Back in 2018 when the SEC proposed rules around the conduct of financial professionals providing advice, I wrote:
No two Americans are the same. We come from different backgrounds and we have different goals, different lifestyles, and different needs. We also have different financial situations, so it’s a good thing that, in the complex world of investing, there are several types of financial professionals to help people save for their futures.
Congress is now looking into the issue and is holding a hearing tomorrow to examine whether the SEC’s proposed best interest rules “put investors first.” The answer is yes, they do.
Critics of the rule have said the proposed rules don’t go far enough and simply allow for status quo. We explain why they are wrong in the letter we sent to the House Financial Services Subcommittee on Investor Protection, Entrepreneurship, and Capital Markets. In short, the proposals would considerably improve protections for retail investors, ensuring they receive appropriate investment advice. Below is a short summary of those protections.
One regulator, one set of regulations
A final SEC rule will apply to all investment accounts across the country, likely reducing the likelihood that states will introduce their own best interest proposals. One federal rule, rather than varying state standards, will protect all investors and ensure each investor receives equal treatment, no matter where they live.
While the structure of the SEC’s proposed Form CRS may need some improvement, a new, investor-friendly disclosure document will provide investors with the information they need to make investment decisions. Investors will be better protected from misinformation or a lack of clarity around their options.
Protection from bad actors
The SEC’s proposed rules would specifically require broker-dealers and investment advisers to act in the best interest of their clients by mitigating or eliminating conflicts of interest and providing enhanced disclosures, on top of existing regulatory requirements ensuring they provide “suitable” recommendations for investors. Investment professionals providing misleading advice or recommending products in their own self-interest will be penalized.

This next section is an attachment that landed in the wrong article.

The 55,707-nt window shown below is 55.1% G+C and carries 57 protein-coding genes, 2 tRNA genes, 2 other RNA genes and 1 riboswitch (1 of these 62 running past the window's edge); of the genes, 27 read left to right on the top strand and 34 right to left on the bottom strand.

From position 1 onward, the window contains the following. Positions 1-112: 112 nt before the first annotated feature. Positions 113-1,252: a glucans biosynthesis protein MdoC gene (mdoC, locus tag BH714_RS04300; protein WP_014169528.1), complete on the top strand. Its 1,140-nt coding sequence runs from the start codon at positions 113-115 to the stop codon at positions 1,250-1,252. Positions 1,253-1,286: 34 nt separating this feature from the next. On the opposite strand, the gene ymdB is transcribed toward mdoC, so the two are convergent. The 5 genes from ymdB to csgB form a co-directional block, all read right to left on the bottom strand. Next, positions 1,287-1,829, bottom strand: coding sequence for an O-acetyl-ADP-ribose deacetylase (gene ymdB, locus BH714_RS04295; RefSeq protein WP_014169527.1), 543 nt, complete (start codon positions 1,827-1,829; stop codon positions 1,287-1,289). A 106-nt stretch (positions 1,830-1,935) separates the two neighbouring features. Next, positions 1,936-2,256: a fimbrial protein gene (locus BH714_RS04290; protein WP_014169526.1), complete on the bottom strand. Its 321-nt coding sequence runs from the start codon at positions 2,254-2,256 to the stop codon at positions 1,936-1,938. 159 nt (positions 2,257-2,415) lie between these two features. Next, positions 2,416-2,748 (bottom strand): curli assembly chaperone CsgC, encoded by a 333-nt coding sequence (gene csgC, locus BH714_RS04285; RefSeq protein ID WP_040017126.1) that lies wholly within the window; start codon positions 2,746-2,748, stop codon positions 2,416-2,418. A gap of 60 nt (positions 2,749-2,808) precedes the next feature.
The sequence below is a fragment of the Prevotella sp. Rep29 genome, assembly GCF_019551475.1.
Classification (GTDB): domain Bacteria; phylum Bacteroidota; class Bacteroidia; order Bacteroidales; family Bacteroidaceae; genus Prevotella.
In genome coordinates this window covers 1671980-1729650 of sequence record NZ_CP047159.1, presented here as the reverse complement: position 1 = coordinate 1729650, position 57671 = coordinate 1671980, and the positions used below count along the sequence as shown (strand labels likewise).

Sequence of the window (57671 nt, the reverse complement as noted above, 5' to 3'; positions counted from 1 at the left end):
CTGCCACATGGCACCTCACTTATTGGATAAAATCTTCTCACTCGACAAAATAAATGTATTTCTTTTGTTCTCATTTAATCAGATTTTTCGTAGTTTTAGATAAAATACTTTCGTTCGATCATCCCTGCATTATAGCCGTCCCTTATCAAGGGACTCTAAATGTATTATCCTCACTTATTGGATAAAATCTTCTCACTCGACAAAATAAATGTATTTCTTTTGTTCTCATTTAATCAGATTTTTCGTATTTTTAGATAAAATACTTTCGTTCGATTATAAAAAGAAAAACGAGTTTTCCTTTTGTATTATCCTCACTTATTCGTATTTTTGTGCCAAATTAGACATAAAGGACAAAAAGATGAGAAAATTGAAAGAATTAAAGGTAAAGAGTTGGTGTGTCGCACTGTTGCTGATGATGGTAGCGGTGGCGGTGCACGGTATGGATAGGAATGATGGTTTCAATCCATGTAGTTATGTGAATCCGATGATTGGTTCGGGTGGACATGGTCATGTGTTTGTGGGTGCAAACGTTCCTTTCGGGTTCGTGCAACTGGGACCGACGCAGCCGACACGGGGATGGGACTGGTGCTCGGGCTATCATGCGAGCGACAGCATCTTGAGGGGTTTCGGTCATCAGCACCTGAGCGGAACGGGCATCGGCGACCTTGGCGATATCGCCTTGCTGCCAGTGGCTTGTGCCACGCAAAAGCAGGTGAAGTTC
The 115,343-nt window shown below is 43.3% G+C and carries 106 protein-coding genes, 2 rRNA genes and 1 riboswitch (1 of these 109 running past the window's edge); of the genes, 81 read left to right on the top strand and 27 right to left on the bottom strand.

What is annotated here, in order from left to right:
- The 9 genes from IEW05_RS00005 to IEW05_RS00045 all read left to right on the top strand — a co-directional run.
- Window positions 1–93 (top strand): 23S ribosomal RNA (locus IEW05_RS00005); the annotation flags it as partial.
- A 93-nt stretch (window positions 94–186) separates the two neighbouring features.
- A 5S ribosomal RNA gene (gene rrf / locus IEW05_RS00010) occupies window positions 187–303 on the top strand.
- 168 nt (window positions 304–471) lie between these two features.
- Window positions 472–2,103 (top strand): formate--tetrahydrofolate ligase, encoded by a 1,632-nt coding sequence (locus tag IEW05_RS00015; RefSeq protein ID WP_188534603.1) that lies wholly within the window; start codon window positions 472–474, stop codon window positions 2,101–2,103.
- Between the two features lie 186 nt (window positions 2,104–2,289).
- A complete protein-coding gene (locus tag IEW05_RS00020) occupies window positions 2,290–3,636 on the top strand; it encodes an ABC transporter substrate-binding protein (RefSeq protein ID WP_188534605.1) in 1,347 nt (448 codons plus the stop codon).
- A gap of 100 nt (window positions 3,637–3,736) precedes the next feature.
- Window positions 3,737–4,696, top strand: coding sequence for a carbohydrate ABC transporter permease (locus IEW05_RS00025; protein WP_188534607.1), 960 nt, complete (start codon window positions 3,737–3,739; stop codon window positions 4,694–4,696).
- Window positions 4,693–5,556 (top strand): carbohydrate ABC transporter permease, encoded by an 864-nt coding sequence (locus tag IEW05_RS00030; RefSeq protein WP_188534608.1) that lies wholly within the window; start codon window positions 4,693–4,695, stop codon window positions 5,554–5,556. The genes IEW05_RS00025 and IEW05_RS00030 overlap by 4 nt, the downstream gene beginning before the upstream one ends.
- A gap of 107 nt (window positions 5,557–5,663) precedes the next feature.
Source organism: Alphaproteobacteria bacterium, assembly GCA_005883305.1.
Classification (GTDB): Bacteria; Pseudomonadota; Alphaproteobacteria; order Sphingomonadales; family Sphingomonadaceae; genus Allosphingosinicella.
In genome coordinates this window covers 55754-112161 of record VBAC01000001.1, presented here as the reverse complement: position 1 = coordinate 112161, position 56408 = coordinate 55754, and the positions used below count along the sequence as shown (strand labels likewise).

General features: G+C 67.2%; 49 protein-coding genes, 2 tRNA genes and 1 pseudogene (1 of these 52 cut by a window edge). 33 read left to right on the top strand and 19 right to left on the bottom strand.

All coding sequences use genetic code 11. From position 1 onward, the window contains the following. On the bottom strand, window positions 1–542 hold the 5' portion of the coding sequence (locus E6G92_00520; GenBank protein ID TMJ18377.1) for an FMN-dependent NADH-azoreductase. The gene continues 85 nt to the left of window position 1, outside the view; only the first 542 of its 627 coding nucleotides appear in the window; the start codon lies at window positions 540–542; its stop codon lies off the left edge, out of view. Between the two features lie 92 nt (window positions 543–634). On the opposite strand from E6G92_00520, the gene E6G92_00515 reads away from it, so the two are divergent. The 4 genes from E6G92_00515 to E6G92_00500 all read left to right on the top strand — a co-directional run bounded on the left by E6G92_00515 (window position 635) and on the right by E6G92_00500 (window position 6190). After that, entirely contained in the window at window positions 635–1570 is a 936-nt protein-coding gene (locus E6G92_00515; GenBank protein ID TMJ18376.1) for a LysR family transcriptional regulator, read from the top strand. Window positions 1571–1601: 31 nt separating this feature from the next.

Elimination of product-based sales incentives
The SEC has made clear that they will eliminate sales contests that reward financial professionals for promoting a specific product. These types of contests have the potential to incentivize financial professionals to recommend a product to an investor even if the product is not the most suitable for that particular investor. Investors will now be protected from receiving product recommendations that may not be in their best interest.
Protection for small investors
The SEC has stressed the need to preserve the brokerage business model. Newer investors or those only investing a small amount tend to benefit most from the brokerage model. For many of these types of investors, an advisory model would not be feasible or cost-effective. The SEC’s rules will protect small and new investors and ensure they continue to have access to investment advice through the brokerage model.
While these protections are a great step in the right direction, the proposed rules are not perfect. For example, the proposed new form (Form CRS) that is mentioned above needs a lot of work to actually provide information in a useful way to investors. We go through our concerns in the comment letter we sent to the SEC in August 2018.
But the proposals are just that – proposals. They are not final regulations. The SEC received thousands of comments on the proposals and is in the process of making changes based on feedback from all different types of stakeholders.
While the SEC’s proposed best interest rules may need some work, they would still provide extensive investor protections and make it easier for investors to receive sound financial advice. We should let the SEC finish their work and finalize these important regulations.